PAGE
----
AR, Burg methods worse resolution than FFT

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Hi, I've been told Autoregressive Process (AR) offers better frequency resolution than classic Periodogram methods.

So I used an example available in the MATLAB manual and compared with Periodogram. Results showed that Periodogram had better frequency resolution than AR via Burg method.

I also studied pyulear, pcov, pmcov, their spectral looks almost identical. I've two questions.
1. Why my Periodogram has better frequency resolution than AR-based methods?
2. Have you experienced very similar spectrum in your data analysis?

Thank you all,
Cheers
----------Code----------------------
randn('state',0)
fs = 1000;           % Sampling frequency
t = (0:fs)/fs;       % One second worth of samples
A = [1 2];           % Sinusoid amplitudes
f = [150;140];       % Sinusoid frequencies
xn = A*sin(2*pi*f*t) + 0.1*randn(size(t));
% [P1,f] = pwelch(xn,hamming(256),128,1024,fs);
[P1,f] = periodogram(xn,rectwin(length(xn)),1024,fs);
[P2,f] = pburg(xn,14,1024,fs);
plot(f,10*log10(P1),'r-',f,10*log10(P2),'b--'); grid
legend('Periodogram','AR-Burg')
ylabel('PSD Estimates (dB/Hz)');
xlabel('Frequency (Hz)');
0
Reply Dean 8/7/2010 10:56:03 PM

See related articles to this posting


On Aug 7, 3:56=A0pm, "Dean " <jiangwei0...@gmail.com> wrote:
> Hi, I've been told Autoregressive Process (AR) offers better frequency re=
solution than classic Periodogram methods.
> ...

Perhaps you have rediscovered a quaint historical artifact that a
number of algorithms commonly labeled "high resolution" should have
been labeled "high SNR only".

Dale B. Dalrymple
0
Reply dbd 8/8/2010 12:37:13 AM

dbd <dbd@ieee.org> wrote in message <c855b29e-c1e0-447d-a6d4-8a6ac14dbffe@m35g2000prn.googlegroups.com>...
> On Aug 7, 3:56&nbsp;pm, "Dean " <jiangwei0...@gmail.com> wrote:
> > Hi, I've been told Autoregressive Process (AR) offers better frequency resolution than classic Periodogram methods.
> > ...
> 
> Perhaps you have rediscovered a quaint historical artifact that a
> number of algorithms commonly labeled "high resolution" should have
> been labeled "high SNR only".
> 
> Dale B. Dalrymple

Hi Dale,

   I also found all these AR methods, such as Burg, Covariance, YW, Modified Covariance actually producing almost visually identical spectrum (even with noise added). Is that something textbook won't tell me?

Cheers,

Dean
0
Reply Dean 8/8/2010 3:14:06 PM

"Dean " <jiangwei0515@gmail.com> wrote in message <i3koa2$2nv$1@fred.mathworks.com>...
> Hi, I've been told Autoregressive Process (AR) offers better frequency resolution than classic Periodogram methods.
> 
> So I used an example available in the MATLAB manual and compared with Periodogram. Results showed that Periodogram had better frequency resolution than AR via Burg method.
> 
> I also studied pyulear, pcov, pmcov, their spectral looks almost identical. I've two questions.
> 1. Why my Periodogram has better frequency resolution than AR-based methods?
> 2. Have you experienced very similar spectrum in your data analysis?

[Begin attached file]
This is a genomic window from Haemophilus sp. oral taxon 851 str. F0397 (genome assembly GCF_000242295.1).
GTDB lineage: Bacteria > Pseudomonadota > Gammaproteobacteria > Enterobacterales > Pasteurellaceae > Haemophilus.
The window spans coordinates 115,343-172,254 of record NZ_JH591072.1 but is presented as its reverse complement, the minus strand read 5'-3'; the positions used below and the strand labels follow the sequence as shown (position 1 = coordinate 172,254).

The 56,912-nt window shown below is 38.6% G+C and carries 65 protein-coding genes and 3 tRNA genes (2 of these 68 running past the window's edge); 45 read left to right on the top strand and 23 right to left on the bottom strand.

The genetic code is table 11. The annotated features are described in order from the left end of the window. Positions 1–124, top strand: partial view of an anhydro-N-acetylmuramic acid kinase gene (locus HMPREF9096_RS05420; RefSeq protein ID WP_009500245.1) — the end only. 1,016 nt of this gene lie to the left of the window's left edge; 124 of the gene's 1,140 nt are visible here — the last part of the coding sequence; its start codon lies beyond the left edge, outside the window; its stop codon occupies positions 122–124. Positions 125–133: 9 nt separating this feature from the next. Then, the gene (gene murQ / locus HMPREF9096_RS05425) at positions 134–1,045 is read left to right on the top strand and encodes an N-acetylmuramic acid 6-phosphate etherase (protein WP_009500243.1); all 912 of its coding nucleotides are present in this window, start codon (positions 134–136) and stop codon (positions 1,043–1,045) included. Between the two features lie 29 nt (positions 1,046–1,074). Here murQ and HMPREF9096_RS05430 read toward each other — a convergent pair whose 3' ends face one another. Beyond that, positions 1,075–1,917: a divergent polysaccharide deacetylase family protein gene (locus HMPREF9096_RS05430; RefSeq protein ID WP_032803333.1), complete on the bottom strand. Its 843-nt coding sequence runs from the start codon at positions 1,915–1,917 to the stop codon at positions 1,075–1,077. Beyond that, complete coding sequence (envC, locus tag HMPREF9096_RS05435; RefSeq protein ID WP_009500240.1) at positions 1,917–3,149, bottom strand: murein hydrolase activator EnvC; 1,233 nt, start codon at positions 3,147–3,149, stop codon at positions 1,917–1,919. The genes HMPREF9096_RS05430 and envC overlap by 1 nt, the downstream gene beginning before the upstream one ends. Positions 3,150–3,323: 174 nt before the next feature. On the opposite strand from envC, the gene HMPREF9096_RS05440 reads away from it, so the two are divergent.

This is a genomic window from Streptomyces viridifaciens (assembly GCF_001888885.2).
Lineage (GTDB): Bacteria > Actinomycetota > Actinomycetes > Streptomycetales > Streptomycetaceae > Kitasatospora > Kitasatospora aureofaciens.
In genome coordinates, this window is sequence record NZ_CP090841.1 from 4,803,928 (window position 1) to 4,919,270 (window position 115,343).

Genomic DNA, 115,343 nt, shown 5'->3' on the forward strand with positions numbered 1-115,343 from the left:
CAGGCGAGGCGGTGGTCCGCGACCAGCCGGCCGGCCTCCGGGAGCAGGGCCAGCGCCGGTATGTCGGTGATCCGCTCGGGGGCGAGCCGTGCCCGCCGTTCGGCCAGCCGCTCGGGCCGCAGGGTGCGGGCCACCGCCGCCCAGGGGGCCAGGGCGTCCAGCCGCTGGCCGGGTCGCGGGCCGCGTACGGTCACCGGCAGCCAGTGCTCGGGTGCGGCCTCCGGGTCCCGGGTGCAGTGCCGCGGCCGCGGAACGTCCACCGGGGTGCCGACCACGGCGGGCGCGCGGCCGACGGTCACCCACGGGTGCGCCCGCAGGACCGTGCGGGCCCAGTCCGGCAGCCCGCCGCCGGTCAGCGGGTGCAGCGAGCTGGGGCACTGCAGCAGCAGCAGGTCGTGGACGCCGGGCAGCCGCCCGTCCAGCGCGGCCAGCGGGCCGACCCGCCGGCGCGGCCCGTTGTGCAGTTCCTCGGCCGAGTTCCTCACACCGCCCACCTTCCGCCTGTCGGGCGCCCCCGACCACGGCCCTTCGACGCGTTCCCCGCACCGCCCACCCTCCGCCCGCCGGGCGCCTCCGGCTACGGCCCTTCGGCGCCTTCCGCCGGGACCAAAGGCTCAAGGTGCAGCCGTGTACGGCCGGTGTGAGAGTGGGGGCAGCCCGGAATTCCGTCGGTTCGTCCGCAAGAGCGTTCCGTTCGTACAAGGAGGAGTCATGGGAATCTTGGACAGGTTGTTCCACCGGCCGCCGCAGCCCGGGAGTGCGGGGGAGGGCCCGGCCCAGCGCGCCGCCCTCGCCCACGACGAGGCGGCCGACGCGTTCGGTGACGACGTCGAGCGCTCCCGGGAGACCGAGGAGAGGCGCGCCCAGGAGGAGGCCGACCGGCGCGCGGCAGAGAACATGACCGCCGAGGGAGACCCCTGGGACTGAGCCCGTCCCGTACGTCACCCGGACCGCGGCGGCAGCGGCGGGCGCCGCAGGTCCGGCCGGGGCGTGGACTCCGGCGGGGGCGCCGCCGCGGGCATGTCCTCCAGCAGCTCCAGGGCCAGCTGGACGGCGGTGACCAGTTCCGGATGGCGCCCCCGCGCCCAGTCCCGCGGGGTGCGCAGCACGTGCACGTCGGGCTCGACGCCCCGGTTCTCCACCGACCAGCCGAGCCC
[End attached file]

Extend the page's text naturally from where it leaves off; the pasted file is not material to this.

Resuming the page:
> 
> Thank you all,
> Cheers
> ----------Code----------------------
> randn('state',0)
> fs = 1000;           % Sampling frequency
> t = (0:fs)/fs;       % One second worth of samples
> A = [1 2];           % Sinusoid amplitudes
> f = [150;140];       % Sinusoid frequencies
> xn = A*sin(2*pi*f*t) + 0.1*randn(size(t));
> % [P1,f] = pwelch(xn,hamming(256),128,1024,fs);
> [P1,f] = periodogram(xn,rectwin(length(xn)),1024,fs);
> [P2,f] = pburg(xn,14,1024,fs);
> plot(f,10*log10(P1),'r-',f,10*log10(P2),'b--'); grid
> legend('Periodogram','AR-Burg')
> ylabel('PSD Estimates (dB/Hz)');
> xlabel('Frequency (Hz)');

Hi Dean, Typically resolution improvements with AR methods for sinusoids are seen with short data records. So for example:

reset(RandStream.getDefaultStream);
fs = 1000;               
t = (0:fs/15)/fs;            
A = [2 1];               
f = [140;150];            
xn = A*sin(2*pi*f*t) + 0.1*randn(size(t));
hburg = spectrum.burg(24);
psd(hburg,xn,'Fs',fs);
hper = spectrum.periodogram;
figure;
psd(hper,xn,'Fs',fs);

Note how the AR estimate resolves the two peaks, but the periodogram smears them together because they are closer than 14.92 hertz resolution of the periodogram (in this case). 

Don't get me wrong, I'm a big fan of nonparametric methods and have used them much more frequently than parametric methods (which have their own issues), but the resolution superiority is usually brought up in the context of short data records. Of course, if you overmodel the data using parametric methods, you can get line splitting where one true sinusoid gets split into two separate ones. Kinda the opposite problem :)

Also, there are the so-called superresolution methods, which begin with a signal model that is a superposition of complex exponentials plus noise. These methods decompose the autocorrelation matrix into a signal subspace and a noise subspace. They don't yield a PSD estimate, so they're used when you want to estimate frequencies, see spectrum.music and spectrum.eigenvector for examples in MATLAB.

Wayne
0
Reply Wayne 8/8/2010 3:32:07 PM

On 8 Aug, 00:56, "Dean " <jiangwei0...@gmail.com> wrote:
> Hi, I've been told Autoregressive Process (AR) offers better frequency resolution than classic Periodogram methods.

Don't believe what people tell you. There are plenty people around
who tell you all sort of stuff, that they - when challenged - turn
out to know nothing whatsoever about.

The AR methods don't provide frequency resolution. They characterize
the covariance structure of the signal in terms of an AR model.
The good part about this is that you can get good characteristics
with small ampunts of data (a novice or amateur might interpret
this as 'better frequency resolution'). The downside is that the
charactersitics might not be easily interpreted. The really bad side
is that if the the data do not comply to the assumed model (AR in
this case), the computed parameters might not make sense at all.

Rune
0
Reply Rune 8/8/2010 5:29:37 PM

Hi All, 

Thank you for all your comments, really useful and encouraging.

I feel I also like classic non-parametric ones better than AR methods.

To my understanding, the model order P should be selected equivalent to 2*number of sinusoidal assuming in an ideal case. However, I got an error message like shown.

The signal is synthesized without noise added. I don't understand what makes matlab think I should use smaller P? Of course, I will never see three peaks for P=4.

Cheers,

Dean

----------Error Message ---------------------------------
??? Error using ==> arspectra at 87
The variance estimate of the white noise input to the AR model is negative. Try to lower the order of the AR model.
----------END of Error Message ----------------------



-------------Code-------------------------------------------